To obtain a copy of the entire article, click on the link below.

http://www.igi-global.com/article/information-and-communication-technology-ict-for-emergency-services/93130

To read a PDF sample of this article, click on the link below.

http://www.igi-global.com/viewtitlesample.aspx?id=93130

PAPER FOUR

The Gaza Strip as Panopticon and Panspectron: The Disciplining and Punishing of a Society

Michael Dahan (Sapir College, Sderot, Israel)

This paper explores the different yet complementary aspects of the panopticon and the panspectron using the case study of the Israeli controlled Palestinian territory, the Gaza Strip. Beginning with a brief theoretical discussion of the concept of panopticon and panspectron expanding on the existing literature, the paper moves on to discuss the implementation of panoptical and panspectral technologies and practices in the Gaza Strip and situates these within a larger framework of control of the Palestinian population under Israeli occupation, and discusses seepage of these surveillance technologies into Israeli society proper and beyond into the international arena.

To obtain a copy of the entire article, click on the link below.

http://www.igi-global.com/article/the-gaza-strip-as-panopticon-and-panspectron/93131

To read a PDF sample of this article, click on the link below.

http://www.igi-global.com/viewtitlesample.aspx?id=93131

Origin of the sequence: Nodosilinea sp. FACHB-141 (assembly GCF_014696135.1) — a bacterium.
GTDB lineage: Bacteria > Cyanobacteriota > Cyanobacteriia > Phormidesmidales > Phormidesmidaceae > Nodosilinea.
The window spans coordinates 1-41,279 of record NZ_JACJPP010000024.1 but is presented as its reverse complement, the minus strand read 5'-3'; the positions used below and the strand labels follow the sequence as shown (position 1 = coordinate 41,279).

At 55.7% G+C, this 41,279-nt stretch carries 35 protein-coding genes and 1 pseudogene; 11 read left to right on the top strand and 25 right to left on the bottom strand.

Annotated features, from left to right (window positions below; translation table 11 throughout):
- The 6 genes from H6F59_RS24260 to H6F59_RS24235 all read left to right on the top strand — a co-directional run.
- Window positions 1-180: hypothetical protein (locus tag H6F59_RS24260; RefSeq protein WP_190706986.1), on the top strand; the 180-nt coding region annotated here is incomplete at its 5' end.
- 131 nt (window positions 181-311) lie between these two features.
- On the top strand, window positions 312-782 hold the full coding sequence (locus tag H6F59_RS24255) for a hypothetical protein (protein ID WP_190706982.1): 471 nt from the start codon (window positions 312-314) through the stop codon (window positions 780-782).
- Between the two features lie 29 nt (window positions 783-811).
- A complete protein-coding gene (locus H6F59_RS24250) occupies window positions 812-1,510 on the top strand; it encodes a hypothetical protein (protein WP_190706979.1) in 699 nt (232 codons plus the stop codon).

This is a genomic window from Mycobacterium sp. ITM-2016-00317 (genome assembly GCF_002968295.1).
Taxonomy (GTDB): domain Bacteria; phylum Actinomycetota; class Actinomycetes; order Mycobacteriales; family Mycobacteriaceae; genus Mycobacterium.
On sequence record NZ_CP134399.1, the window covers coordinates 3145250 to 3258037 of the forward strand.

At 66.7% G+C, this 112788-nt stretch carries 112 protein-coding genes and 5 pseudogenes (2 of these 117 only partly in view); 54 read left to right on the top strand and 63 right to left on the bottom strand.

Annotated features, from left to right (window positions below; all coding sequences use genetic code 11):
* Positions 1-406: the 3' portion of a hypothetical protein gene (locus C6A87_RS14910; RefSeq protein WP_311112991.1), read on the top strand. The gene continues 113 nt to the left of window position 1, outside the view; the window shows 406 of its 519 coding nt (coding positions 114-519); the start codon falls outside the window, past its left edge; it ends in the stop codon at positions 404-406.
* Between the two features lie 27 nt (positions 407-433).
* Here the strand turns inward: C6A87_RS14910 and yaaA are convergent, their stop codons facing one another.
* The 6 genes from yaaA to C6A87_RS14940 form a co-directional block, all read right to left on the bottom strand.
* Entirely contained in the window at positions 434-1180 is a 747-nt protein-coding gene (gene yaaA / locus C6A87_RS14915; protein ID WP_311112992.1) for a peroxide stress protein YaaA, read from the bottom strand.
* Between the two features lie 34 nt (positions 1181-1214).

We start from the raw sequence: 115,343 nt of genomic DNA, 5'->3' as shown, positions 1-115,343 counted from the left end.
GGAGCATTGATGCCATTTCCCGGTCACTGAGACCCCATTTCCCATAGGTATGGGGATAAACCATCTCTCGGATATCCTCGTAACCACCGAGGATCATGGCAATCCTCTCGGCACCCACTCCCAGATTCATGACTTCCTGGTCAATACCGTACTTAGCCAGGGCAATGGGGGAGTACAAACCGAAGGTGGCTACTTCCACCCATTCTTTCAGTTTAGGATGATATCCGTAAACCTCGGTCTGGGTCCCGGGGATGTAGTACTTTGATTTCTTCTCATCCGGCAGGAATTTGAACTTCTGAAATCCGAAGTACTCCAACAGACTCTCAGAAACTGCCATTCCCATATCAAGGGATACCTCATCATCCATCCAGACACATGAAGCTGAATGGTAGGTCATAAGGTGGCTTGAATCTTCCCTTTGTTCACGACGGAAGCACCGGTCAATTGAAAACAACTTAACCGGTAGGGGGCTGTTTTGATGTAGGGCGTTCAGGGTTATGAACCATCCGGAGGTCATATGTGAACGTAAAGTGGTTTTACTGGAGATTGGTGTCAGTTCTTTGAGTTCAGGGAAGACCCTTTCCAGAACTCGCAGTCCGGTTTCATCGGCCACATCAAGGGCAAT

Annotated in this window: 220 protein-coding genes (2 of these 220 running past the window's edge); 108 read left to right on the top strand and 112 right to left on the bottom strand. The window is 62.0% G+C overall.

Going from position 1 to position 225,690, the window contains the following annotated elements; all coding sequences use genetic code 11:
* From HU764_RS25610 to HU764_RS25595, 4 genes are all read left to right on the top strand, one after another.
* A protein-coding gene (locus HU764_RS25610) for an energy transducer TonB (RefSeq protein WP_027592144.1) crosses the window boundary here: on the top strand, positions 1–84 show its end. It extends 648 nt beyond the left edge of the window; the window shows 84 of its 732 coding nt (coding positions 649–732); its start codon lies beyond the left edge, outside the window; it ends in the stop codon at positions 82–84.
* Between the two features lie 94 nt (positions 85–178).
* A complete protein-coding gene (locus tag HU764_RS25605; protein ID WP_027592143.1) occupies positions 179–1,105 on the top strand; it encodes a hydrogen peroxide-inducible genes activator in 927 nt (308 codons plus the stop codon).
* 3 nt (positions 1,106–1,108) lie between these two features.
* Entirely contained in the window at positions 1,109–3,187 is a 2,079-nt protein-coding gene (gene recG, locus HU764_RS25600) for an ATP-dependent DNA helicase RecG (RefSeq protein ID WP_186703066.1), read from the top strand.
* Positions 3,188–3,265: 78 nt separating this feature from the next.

PAPER FIVE

Usability Evaluation of Pakistani Security Agencies Websites

Saqib Saeed (Department of Computer Science, Bahria University Islamabad, Islamabad, Pakistan), Irfan Ahmed Malik (Department of Computer Science, Bahria University Islamabad, Islamabad, Pakistan) and Fazal Wahab (Department of Computer Science, Bahria University Islamabad, Islamabad, Pakistan)

In the post 9/11 world, homeland security has become focal issue for every country and governments are constantly improving security mechanisms to protect their citizens. Pakistan being the front line state in the war against terror is one of the heavily affected countries by terrorism. Timely information dissemination to public by security agencies can help citizens to be prepared and carry out protective measures. Information technology artifacts and the internet can be very beneficial for information dissemination purpose. In this paper the author specifically looked at Pakistani security agency websites 1to evaluate usability aspects. Initially we conducted a usability testing in lab setting, where our questions were based on Jakob Nielson’s heuristics. In order to further validate our findings the authors prepared a questionnaire and got it filled out by end users. Survey results highlighted that these websites have several usability problems which need to be rectified before they could effectively be used. The findings of the study help e-government practitioners and policy makers to develop their websites according to user needs.

To obtain a copy of the entire article, click on the link below.

http://www.igi-global.com/article/usability-evaluation-of-pakistani-security-agencies-websites/93132

To read a PDF sample of this article, click on the link below.

http://www.igi-global.com/viewtitlesample.aspx?id=93132

BOOK REVIEW

Public Administration and Information Technology

Reviewed by Yu-Che Chen, Department of Public Administration, Northern Illinois University, DeKalb, IL, USA

To obtain a copy of the Book Review, click on the link below.

http://www.igi-global.com/pdf.aspx?tid%3D93133%26ptid%3D71624%26ctid%3D17%26t%3DPublic%20Administration%20and%20Information%20Technology